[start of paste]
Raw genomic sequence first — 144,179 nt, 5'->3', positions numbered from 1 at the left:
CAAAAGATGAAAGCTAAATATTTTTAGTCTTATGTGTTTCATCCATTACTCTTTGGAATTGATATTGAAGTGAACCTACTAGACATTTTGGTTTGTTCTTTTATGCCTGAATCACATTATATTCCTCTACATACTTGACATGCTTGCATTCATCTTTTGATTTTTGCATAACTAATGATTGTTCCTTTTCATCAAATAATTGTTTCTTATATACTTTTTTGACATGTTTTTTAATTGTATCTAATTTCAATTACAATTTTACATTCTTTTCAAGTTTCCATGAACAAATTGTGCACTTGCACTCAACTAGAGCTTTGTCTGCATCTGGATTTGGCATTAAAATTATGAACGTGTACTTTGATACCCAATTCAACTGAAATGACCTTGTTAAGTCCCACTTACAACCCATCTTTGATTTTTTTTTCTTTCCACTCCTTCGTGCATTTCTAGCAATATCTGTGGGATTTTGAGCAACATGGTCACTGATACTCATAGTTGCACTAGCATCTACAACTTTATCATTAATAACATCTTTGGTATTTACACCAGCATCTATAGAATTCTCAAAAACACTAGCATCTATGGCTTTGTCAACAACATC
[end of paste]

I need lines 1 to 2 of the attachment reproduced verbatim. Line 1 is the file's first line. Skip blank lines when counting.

Raw genomic sequence first — 144,179 nt, 5'->3', positions numbered from 1 at the left:
CAAAAGATGAAAGCTAAATATTTTTAGTCTTATGTGTTTCATCCATTACTCTTTGGAATTGATATTGAAGTGAACCTACTAGACATTTTGGTTTGTTCTTTTATGCCTGAATCACATTATATTCCTCTACATACTTGACATGCTTGCATTCATCTTTTGATTTTTGCATAACTAATGATTGTTCCTTTTCATCAAATAATTGTTTCTTATATACTTTTTTGACATGTTTTTTAATTGTATCTAATTTCAATTACAATTTTACATTCTTTTCAAGTTTCCATGAACAAATTGTGCACTTGCACTCAACTAGAGCTTTGTCTGCATCTGGATTTGGCATTAAAATTATGAACGTGTACTTTGATACCCAATTCAACTGAAATGACCTTGTTAAGTCCCACTTACAACCCATCTTTGATTTTTTTTTCTTTCCACTCCTTCGTGCATTTCTAGCAATATCTGTGGGATTTTGAGCAACATGGTCACTGATACTCATAGTTGCACTAGCATCTACAACTTTATCATTAATAACATCTTTGGTATTTACACCAGCATCTATAGAATTCTCAAAAACACTAGCATCTATGGCTTTGTCAACAACATC